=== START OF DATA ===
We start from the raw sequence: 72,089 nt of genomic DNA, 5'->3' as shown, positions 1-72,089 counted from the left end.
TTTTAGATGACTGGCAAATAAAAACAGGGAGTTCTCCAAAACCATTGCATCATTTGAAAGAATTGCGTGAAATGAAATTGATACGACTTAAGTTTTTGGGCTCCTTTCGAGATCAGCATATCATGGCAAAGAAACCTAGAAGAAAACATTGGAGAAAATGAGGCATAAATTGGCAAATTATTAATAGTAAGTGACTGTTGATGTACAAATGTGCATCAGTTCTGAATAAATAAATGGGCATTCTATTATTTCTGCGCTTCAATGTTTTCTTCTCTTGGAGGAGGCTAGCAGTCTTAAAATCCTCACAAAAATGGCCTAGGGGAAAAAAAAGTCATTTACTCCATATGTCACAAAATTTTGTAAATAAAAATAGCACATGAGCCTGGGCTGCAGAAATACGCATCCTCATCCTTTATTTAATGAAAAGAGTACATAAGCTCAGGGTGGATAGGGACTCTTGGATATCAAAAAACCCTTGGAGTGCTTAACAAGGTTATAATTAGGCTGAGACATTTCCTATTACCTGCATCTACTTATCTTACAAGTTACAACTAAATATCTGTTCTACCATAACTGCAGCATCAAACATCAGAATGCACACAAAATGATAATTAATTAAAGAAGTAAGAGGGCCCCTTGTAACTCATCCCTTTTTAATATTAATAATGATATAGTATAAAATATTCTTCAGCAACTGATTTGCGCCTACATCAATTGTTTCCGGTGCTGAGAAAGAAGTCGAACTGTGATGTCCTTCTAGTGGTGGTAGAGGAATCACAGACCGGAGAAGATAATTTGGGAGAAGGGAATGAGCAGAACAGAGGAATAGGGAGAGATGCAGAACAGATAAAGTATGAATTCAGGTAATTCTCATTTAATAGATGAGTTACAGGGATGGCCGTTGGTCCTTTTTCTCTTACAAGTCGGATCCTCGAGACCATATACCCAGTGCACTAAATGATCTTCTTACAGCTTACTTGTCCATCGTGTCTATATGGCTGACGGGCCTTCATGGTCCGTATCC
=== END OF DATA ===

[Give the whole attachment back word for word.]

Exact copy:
We start from the raw sequence: 72,089 nt of genomic DNA, 5'->3' as shown, positions 1-72,089 counted from the left end.
TTTTAGATGACTGGCAAATAAAAACAGGGAGTTCTCCAAAACCATTGCATCATTTGAAAGAATTGCGTGAAATGAAATTGATACGACTTAAGTTTTTGGGCTCCTTTCGAGATCAGCATATCATGGCAAAGAAACCTAGAAGAAAACATTGGAGAAAATGAGGCATAAATTGGCAAATTATTAATAGTAAGTGACTGTTGATGTACAAATGTGCATCAGTTCTGAATAAATAAATGGGCATTCTATTATTTCTGCGCTTCAATGTTTTCTTCTCTTGGAGGAGGCTAGCAGTCTTAAAATCCTCACAAAAATGGCCTAGGGGAAAAAAAAGTCATTTACTCCATATGTCACAAAATTTTGTAAATAAAAATAGCACATGAGCCTGGGCTGCAGAAATACGCATCCTCATCCTTTATTTAATGAAAAGAGTACATAAGCTCAGGGTGGATAGGGACTCTTGGATATCAAAAAACCCTTGGAGTGCTTAACAAGGTTATAATTAGGCTGAGACATTTCCTATTACCTGCATCTACTTATCTTACAAGTTACAACTAAATATCTGTTCTACCATAACTGCAGCATCAAACATCAGAATGCACACAAAATGATAATTAATTAAAGAAGTAAGAGGGCCCCTTGTAACTCATCCCTTTTTAATATTAATAATGATATAGTATAAAATATTCTTCAGCAACTGATTTGCGCCTACATCAATTGTTTCCGGTGCTGAGAAAGAAGTCGAACTGTGATGTCCTTCTAGTGGTGGTAGAGGAATCACAGACCGGAGAAGATAATTTGGGAGAAGGGAATGAGCAGAACAGAGGAATAGGGAGAGATGCAGAACAGATAAAGTATGAATTCAGGTAATTCTCATTTAATAGATGAGTTACAGGGATGGCCGTTGGTCCTTTTTCTCTTACAAGTCGGATCCTCGAGACCATATACCCAGTGCACTAAATGATCTTCTTACAGCTTACTTGTCCATCGTGTCTATATGGCTGACGGGCCTTCATGGTCCGTATCC